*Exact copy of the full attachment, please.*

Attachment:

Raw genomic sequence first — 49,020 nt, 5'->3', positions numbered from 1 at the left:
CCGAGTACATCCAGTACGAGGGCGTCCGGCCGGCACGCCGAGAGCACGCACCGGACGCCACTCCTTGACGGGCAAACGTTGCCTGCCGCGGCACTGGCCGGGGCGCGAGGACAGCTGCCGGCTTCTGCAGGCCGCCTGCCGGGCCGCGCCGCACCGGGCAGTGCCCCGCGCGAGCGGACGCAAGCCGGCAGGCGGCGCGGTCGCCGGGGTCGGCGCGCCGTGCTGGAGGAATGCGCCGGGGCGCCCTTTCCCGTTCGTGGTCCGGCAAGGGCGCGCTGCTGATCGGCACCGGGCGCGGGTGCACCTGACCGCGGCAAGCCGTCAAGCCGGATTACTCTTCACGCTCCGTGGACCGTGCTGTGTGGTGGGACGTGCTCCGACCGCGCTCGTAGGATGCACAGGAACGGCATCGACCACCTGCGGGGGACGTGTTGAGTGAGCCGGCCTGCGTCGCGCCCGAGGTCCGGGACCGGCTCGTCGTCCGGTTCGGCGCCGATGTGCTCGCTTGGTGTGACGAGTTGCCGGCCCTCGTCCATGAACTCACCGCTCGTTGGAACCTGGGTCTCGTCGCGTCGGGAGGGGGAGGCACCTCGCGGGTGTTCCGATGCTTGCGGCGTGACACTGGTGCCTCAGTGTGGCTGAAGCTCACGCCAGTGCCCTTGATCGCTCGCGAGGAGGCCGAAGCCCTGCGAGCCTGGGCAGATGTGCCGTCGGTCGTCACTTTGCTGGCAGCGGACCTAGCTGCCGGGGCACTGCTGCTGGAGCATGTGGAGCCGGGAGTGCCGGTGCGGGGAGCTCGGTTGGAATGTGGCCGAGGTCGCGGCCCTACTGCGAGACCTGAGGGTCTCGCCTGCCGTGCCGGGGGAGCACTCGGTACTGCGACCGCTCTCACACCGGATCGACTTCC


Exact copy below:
Raw genomic sequence first — 49,020 nt, 5'->3', positions numbered from 1 at the left:
CCGAGTACATCCAGTACGAGGGCGTCCGGCCGGCACGCCGAGAGCACGCACCGGACGCCACTCCTTGACGGGCAAACGTTGCCTGCCGCGGCACTGGCCGGGGCGCGAGGACAGCTGCCGGCTTCTGCAGGCCGCCTGCCGGGCCGCGCCGCACCGGGCAGTGCCCCGCGCGAGCGGACGCAAGCCGGCAGGCGGCGCGGTCGCCGGGGTCGGCGCGCCGTGCTGGAGGAATGCGCCGGGGCGCCCTTTCCCGTTCGTGGTCCGGCAAGGGCGCGCTGCTGATCGGCACCGGGCGCGGGTGCACCTGACCGCGGCAAGCCGTCAAGCCGGATTACTCTTCACGCTCCGTGGACCGTGCTGTGTGGTGGGACGTGCTCCGACCGCGCTCGTAGGATGCACAGGAACGGCATCGACCACCTGCGGGGGACGTGTTGAGTGAGCCGGCCTGCGTCGCGCCCGAGGTCCGGGACCGGCTCGTCGTCCGGTTCGGCGCCGATGTGCTCGCTTGGTGTGACGAGTTGCCGGCCCTCGTCCATGAACTCACCGCTCGTTGGAACCTGGGTCTCGTCGCGTCGGGAGGGGGAGGCACCTCGCGGGTGTTCCGATGCTTGCGGCGTGACACTGGTGCCTCAGTGTGGCTGAAGCTCACGCCAGTGCCCTTGATCGCTCGCGAGGAGGCCGAAGCCCTGCGAGCCTGGGCAGATGTGCCGTCGGTCGTCACTTTGCTGGCAGCGGACCTAGCTGCCGGGGCACTGCTGCTGGAGCATGTGGAGCCGGGAGTGCCGGTGCGGGGAGCTCGGTTGGAATGTGGCCGAGGTCGCGGCCCTACTGCGAGACCTGAGGGTCTCGCCTGCCGTGCCGGGGGAGCACTCGGTACTGCGACCGCTCTCACACCGGATCGACTTCC